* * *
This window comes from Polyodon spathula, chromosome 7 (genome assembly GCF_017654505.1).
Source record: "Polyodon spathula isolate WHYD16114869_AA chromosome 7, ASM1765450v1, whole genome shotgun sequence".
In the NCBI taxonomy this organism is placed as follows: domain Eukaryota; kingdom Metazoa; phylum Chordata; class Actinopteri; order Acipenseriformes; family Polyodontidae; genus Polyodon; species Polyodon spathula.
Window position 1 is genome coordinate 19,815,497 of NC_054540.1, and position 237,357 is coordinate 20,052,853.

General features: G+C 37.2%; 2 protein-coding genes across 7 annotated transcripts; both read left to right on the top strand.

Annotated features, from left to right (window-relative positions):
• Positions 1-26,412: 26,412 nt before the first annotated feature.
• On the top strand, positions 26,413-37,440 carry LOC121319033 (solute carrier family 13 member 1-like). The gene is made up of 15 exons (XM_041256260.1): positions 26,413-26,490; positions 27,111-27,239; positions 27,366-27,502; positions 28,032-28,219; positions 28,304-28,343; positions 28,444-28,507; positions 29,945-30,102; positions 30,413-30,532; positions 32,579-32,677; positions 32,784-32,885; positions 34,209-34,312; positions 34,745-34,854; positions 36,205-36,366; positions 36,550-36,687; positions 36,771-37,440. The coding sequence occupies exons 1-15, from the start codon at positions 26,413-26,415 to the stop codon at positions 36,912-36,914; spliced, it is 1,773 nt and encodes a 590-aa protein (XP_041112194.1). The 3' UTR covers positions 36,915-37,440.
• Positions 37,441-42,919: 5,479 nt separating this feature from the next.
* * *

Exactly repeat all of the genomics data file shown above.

This window comes from Polyodon spathula, chromosome 7 (genome assembly GCF_017654505.1).
Source record: "Polyodon spathula isolate WHYD16114869_AA chromosome 7, ASM1765450v1, whole genome shotgun sequence".
In the NCBI taxonomy this organism is placed as follows: domain Eukaryota; kingdom Metazoa; phylum Chordata; class Actinopteri; order Acipenseriformes; family Polyodontidae; genus Polyodon; species Polyodon spathula.
Window position 1 is genome coordinate 19,815,497 of NC_054540.1, and position 237,357 is coordinate 20,052,853.

General features: G+C 37.2%; 2 protein-coding genes across 7 annotated transcripts; both read left to right on the top strand.

Annotated features, from left to right (window-relative positions):
• Positions 1-26,412: 26,412 nt before the first annotated feature.
• On the top strand, positions 26,413-37,440 carry LOC121319033 (solute carrier family 13 member 1-like). The gene is made up of 15 exons (XM_041256260.1): positions 26,413-26,490; positions 27,111-27,239; positions 27,366-27,502; positions 28,032-28,219; positions 28,304-28,343; positions 28,444-28,507; positions 29,945-30,102; positions 30,413-30,532; positions 32,579-32,677; positions 32,784-32,885; positions 34,209-34,312; positions 34,745-34,854; positions 36,205-36,366; positions 36,550-36,687; positions 36,771-37,440. The coding sequence occupies exons 1-15, from the start codon at positions 26,413-26,415 to the stop codon at positions 36,912-36,914; spliced, it is 1,773 nt and encodes a 590-aa protein (XP_041112194.1). The 3' UTR covers positions 36,915-37,440.
• Positions 37,441-42,919: 5,479 nt separating this feature from the next.